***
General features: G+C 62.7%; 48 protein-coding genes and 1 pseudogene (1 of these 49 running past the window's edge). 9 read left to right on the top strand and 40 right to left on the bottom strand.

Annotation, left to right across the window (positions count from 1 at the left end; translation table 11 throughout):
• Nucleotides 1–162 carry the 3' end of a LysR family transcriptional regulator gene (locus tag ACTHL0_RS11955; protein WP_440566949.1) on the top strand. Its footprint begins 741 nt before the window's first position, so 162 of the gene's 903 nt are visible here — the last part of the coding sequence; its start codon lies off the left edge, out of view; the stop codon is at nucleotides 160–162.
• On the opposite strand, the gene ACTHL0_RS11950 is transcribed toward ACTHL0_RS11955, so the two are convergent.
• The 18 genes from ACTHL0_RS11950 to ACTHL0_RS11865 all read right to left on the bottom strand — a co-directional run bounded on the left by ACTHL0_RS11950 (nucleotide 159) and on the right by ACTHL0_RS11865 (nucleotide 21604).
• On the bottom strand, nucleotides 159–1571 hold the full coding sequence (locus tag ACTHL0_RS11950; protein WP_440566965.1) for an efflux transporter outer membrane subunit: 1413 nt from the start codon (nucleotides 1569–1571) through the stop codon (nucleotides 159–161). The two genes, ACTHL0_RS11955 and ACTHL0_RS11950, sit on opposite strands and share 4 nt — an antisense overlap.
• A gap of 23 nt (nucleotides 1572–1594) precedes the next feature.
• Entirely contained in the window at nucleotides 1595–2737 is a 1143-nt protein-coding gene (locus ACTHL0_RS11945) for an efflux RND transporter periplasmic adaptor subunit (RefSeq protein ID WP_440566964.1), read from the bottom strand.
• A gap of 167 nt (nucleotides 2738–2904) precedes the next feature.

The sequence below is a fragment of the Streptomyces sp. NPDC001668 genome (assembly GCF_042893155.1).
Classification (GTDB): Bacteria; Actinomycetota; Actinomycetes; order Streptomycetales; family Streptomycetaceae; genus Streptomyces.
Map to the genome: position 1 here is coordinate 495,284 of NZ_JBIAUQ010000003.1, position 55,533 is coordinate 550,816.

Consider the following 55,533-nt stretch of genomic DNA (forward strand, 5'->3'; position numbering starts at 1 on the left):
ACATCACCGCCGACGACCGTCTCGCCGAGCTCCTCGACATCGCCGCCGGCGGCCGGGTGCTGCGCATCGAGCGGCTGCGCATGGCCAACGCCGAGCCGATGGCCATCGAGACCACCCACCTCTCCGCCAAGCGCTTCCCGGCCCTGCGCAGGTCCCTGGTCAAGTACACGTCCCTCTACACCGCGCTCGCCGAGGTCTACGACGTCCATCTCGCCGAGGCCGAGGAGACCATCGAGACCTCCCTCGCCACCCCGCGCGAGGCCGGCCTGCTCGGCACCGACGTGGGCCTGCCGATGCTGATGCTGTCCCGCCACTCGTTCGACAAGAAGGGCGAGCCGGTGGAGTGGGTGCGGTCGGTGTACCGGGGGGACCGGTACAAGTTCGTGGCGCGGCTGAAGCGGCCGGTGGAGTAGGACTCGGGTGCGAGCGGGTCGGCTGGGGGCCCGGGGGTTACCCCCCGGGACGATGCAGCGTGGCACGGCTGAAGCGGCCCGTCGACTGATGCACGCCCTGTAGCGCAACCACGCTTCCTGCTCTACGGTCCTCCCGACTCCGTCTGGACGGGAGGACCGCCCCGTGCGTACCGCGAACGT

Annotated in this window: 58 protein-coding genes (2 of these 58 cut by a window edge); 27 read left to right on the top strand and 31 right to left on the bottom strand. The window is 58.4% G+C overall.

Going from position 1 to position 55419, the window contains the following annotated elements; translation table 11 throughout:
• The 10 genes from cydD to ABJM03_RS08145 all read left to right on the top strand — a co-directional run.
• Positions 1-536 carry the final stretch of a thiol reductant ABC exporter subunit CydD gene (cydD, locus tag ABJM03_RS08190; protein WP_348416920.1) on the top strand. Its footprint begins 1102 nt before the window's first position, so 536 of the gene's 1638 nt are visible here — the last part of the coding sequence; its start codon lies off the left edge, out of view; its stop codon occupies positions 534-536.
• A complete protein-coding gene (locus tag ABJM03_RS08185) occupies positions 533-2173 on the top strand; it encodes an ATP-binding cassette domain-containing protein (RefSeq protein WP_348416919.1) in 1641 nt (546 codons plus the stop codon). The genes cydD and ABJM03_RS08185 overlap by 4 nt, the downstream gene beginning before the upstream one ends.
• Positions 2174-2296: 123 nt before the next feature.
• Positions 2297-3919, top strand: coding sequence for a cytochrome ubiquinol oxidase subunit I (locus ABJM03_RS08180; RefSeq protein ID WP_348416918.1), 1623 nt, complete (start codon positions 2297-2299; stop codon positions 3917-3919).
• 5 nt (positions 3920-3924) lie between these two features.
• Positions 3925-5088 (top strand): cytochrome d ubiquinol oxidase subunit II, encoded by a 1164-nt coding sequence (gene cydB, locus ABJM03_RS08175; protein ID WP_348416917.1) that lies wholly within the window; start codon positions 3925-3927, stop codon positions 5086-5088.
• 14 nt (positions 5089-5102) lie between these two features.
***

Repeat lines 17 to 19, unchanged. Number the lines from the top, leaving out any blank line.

• The 10 genes from cydD to ABJM03_RS08145 all read left to right on the top strand — a co-directional run.
• Positions 1-536 carry the final stretch of a thiol reductant ABC exporter subunit CydD gene (cydD, locus tag ABJM03_RS08190; protein WP_348416920.1) on the top strand. Its footprint begins 1102 nt before the window's first position, so 536 of the gene's 1638 nt are visible here — the last part of the coding sequence; its start codon lies off the left edge, out of view; its stop codon occupies positions 534-536.
• A complete protein-coding gene (locus tag ABJM03_RS08185) occupies positions 533-2173 on the top strand; it encodes an ATP-binding cassette domain-containing protein (RefSeq protein WP_348416919.1) in 1641 nt (546 codons plus the stop codon). The genes cydD and ABJM03_RS08185 overlap by 4 nt, the downstream gene beginning before the upstream one ends.